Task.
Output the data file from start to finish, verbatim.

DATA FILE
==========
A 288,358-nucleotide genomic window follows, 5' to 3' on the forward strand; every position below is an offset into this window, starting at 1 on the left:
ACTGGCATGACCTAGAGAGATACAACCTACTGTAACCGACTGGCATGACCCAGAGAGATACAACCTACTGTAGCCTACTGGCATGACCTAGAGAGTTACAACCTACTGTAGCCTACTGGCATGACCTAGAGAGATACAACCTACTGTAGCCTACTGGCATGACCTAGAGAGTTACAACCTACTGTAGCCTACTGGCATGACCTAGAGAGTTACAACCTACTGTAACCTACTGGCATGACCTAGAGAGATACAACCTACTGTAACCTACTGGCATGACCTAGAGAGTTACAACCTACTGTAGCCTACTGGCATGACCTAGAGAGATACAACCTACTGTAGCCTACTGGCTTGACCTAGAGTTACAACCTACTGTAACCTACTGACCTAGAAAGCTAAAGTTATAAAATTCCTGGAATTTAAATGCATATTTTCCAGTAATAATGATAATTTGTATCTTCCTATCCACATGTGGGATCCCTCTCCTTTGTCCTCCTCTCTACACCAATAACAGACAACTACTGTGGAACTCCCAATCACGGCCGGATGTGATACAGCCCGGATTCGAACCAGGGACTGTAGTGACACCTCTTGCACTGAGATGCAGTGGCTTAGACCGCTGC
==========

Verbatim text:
A 288,358-nucleotide genomic window follows, 5' to 3' on the forward strand; every position below is an offset into this window, starting at 1 on the left:
ACTGGCATGACCTAGAGAGATACAACCTACTGTAACCGACTGGCATGACCCAGAGAGATACAACCTACTGTAGCCTACTGGCATGACCTAGAGAGTTACAACCTACTGTAGCCTACTGGCATGACCTAGAGAGATACAACCTACTGTAGCCTACTGGCATGACCTAGAGAGTTACAACCTACTGTAGCCTACTGGCATGACCTAGAGAGTTACAACCTACTGTAACCTACTGGCATGACCTAGAGAGATACAACCTACTGTAACCTACTGGCATGACCTAGAGAGTTACAACCTACTGTAGCCTACTGGCATGACCTAGAGAGATACAACCTACTGTAGCCTACTGGCTTGACCTAGAGTTACAACCTACTGTAACCTACTGACCTAGAAAGCTAAAGTTATAAAATTCCTGGAATTTAAATGCATATTTTCCAGTAATAATGATAATTTGTATCTTCCTATCCACATGTGGGATCCCTCTCCTTTGTCCTCCTCTCTACACCAATAACAGACAACTACTGTGGAACTCCCAATCACGGCCGGATGTGATACAGCCCGGATTCGAACCAGGGACTGTAGTGACACCTCTTGCACTGAGATGCAGTGGCTTAGACCGCTGC